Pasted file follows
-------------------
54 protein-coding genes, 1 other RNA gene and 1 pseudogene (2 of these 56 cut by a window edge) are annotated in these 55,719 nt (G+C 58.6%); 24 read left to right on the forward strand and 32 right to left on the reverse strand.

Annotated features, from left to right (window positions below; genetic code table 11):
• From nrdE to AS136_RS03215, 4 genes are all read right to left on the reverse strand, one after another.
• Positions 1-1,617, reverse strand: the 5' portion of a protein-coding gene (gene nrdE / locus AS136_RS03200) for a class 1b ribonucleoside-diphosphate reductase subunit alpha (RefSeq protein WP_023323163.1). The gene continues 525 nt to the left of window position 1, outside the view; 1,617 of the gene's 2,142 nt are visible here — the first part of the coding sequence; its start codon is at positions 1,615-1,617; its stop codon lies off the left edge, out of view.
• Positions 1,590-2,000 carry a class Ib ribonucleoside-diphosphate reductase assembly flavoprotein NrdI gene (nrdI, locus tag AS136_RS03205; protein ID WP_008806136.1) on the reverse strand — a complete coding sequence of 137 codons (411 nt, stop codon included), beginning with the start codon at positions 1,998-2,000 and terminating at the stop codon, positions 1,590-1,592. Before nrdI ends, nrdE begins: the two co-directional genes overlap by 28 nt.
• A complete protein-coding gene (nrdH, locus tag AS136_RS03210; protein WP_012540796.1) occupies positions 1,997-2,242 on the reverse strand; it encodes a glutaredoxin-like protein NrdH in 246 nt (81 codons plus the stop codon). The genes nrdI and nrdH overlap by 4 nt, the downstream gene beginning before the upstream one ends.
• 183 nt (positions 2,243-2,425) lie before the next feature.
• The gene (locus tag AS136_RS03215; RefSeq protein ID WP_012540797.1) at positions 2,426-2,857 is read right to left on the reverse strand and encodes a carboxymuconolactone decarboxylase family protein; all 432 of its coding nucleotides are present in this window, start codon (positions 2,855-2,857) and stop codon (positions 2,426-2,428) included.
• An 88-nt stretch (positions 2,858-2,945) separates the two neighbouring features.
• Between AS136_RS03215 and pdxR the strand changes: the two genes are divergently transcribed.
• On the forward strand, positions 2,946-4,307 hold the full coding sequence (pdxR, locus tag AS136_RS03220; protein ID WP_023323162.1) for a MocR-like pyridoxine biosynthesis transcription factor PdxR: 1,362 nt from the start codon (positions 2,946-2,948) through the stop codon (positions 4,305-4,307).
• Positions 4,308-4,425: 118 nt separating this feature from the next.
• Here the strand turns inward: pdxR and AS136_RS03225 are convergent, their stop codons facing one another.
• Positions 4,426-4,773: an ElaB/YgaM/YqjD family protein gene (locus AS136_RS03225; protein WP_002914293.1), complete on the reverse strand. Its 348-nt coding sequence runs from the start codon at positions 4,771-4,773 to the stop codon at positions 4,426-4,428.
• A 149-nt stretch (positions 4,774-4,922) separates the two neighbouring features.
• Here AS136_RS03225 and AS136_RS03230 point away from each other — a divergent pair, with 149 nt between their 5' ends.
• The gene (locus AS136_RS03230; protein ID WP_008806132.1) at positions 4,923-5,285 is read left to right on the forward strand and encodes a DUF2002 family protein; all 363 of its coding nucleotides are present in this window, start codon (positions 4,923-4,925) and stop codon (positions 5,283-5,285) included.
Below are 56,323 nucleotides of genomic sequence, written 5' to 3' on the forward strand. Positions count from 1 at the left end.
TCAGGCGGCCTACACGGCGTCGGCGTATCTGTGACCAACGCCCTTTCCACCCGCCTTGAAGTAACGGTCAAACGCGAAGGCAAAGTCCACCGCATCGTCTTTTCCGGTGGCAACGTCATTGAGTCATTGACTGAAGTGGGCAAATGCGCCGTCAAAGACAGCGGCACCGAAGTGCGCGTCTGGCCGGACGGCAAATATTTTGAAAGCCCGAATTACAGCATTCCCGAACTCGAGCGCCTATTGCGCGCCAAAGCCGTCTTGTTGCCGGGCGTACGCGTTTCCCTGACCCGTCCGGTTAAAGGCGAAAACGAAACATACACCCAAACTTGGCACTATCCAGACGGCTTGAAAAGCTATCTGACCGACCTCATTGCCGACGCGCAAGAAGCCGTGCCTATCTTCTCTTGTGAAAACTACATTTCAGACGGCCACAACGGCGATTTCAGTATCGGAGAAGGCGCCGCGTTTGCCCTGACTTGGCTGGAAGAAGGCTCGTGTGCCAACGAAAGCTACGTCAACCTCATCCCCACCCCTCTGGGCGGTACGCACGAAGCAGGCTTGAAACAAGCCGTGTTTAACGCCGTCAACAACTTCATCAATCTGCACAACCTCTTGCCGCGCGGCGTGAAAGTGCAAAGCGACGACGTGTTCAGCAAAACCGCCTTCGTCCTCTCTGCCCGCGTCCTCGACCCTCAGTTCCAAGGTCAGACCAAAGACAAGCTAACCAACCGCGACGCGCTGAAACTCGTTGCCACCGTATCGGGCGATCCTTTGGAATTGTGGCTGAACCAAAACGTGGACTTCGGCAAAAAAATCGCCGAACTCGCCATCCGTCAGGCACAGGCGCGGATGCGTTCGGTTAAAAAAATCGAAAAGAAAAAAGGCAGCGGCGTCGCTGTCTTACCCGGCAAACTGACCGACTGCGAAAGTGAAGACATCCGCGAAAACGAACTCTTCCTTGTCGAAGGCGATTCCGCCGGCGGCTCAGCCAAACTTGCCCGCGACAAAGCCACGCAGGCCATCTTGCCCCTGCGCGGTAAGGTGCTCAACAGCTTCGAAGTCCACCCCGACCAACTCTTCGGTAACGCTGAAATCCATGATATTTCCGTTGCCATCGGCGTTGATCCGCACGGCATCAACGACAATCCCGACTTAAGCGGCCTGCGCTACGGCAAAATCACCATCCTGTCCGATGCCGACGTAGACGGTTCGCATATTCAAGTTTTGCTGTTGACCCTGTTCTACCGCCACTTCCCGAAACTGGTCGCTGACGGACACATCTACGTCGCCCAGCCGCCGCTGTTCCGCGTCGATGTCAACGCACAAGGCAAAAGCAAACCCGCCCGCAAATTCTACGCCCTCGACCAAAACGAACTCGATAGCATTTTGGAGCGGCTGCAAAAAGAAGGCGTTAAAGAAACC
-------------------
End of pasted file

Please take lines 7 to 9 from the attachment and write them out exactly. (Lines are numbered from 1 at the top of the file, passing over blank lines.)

• 183 nt (positions 2,243-2,425) lie before the next feature.
• The gene (locus tag AS136_RS03215; RefSeq protein ID WP_012540797.1) at positions 2,426-2,857 is read right to left on the reverse strand and encodes a carboxymuconolactone decarboxylase family protein; all 432 of its coding nucleotides are present in this window, start codon (positions 2,855-2,857) and stop codon (positions 2,426-2,428) included.
• An 88-nt stretch (positions 2,858-2,945) separates the two neighbouring features.